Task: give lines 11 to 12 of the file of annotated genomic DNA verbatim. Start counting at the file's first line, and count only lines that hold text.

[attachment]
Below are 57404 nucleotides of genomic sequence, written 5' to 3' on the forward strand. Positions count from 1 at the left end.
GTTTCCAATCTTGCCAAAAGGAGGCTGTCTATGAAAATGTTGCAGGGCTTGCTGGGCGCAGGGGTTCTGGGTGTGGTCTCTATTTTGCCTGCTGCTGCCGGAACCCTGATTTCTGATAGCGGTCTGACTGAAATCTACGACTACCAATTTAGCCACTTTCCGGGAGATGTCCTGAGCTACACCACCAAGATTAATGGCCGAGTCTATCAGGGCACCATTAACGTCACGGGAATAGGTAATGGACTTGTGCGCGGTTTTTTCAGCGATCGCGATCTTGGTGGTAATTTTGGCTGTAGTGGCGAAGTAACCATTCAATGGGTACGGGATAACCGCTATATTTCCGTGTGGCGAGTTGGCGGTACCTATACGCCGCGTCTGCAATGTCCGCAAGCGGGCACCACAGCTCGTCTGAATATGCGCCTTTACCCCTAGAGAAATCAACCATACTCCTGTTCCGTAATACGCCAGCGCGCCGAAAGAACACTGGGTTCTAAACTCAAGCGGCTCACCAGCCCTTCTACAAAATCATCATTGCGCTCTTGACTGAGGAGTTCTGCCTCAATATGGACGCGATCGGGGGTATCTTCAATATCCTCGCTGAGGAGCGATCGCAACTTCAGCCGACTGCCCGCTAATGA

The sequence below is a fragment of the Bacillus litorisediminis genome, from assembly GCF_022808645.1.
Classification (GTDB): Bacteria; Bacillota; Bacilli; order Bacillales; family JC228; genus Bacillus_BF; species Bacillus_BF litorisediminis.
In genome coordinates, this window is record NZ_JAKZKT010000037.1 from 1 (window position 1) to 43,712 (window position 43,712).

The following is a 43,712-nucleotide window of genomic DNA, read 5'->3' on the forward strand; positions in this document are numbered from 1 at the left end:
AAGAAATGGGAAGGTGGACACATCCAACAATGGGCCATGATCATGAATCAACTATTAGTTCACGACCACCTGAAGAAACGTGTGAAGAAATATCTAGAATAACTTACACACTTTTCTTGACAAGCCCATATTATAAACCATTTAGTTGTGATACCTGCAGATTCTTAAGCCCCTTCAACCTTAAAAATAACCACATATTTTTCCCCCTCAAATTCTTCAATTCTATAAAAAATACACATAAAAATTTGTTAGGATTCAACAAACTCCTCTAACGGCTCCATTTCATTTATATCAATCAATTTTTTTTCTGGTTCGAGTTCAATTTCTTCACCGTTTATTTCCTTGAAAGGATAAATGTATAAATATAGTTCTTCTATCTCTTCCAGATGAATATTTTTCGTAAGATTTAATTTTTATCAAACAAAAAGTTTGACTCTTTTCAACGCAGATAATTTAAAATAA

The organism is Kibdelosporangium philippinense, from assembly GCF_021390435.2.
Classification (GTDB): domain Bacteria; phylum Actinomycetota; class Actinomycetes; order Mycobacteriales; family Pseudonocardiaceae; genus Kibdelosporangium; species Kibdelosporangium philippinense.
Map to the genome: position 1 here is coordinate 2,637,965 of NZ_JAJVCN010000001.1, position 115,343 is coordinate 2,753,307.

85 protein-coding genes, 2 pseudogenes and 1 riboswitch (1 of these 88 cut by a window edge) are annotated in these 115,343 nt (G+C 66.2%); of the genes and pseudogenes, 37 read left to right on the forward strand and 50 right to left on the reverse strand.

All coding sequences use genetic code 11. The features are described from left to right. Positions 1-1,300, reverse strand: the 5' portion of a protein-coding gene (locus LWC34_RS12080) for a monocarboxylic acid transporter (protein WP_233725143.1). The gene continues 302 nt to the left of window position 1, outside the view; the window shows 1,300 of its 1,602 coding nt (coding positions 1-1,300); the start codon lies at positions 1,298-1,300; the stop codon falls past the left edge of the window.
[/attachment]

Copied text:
85 protein-coding genes, 2 pseudogenes and 1 riboswitch (1 of these 88 cut by a window edge) are annotated in these 115,343 nt (G+C 66.2%); of the genes and pseudogenes, 37 read left to right on the forward strand and 50 right to left on the reverse strand.

All coding sequences use genetic code 11. The features are described from left to right. Positions 1-1,300, reverse strand: the 5' portion of a protein-coding gene (locus LWC34_RS12080) for a monocarboxylic acid transporter (protein WP_233725143.1). The gene continues 302 nt to the left of window position 1, outside the view; the window shows 1,300 of its 1,602 coding nt (coding positions 1-1,300); the start codon lies at positions 1,298-1,300; the stop codon falls past the left edge of the window.